What does it look like?
Mexican feather grass is a densely tufted, perennial tussock grass that grows up to 70cm tall. It flowers between October and December, and the feathery flower head is erect when young and weeping when mature. Each plant can produce huge numbers of rough-coated seeds, each with a tufted hair at the base.
Mexican feather grass prefers a dry, temperate climate. It is most likely to invade pastures, grasslands, grassy open woodlands, disturbed sites, road sides and waste areas. It can become dominant under continual heavy grazing pressure.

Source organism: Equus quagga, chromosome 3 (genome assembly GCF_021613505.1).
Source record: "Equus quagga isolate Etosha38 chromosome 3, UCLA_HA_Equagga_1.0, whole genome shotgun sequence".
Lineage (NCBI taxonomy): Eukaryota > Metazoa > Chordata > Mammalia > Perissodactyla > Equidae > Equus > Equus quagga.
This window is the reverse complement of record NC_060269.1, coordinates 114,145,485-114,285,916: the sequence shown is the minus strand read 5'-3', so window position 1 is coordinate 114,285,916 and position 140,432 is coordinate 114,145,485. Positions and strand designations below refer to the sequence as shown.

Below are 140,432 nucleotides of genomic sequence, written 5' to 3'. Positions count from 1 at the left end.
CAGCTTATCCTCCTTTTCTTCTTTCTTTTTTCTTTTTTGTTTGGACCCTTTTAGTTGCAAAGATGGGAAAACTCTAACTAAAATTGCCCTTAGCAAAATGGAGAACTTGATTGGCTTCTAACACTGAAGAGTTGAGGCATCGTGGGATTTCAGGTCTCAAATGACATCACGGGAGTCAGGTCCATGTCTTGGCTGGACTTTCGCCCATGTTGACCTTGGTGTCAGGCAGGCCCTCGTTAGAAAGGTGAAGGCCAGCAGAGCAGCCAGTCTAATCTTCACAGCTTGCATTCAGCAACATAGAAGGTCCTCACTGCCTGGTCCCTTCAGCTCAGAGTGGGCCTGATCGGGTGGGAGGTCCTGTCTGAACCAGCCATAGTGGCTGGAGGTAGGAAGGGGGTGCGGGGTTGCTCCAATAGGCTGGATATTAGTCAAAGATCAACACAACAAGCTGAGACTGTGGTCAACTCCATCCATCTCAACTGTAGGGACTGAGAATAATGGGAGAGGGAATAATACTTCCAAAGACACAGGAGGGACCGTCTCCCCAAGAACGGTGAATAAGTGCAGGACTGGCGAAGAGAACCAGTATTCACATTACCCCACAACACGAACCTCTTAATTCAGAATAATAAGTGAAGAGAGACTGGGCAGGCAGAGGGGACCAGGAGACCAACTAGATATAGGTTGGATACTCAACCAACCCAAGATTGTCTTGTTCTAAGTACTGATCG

Why is it a problem?
Mexican feather grass produces masses of viable seeds that last up to four years in the soil, and where present will easily out-compete pasture species. Because it is a low protein, high fibre grass that has no grazing value for livestock, this results in lost productivity for farmers. It also replaces native species in open and coastal areas.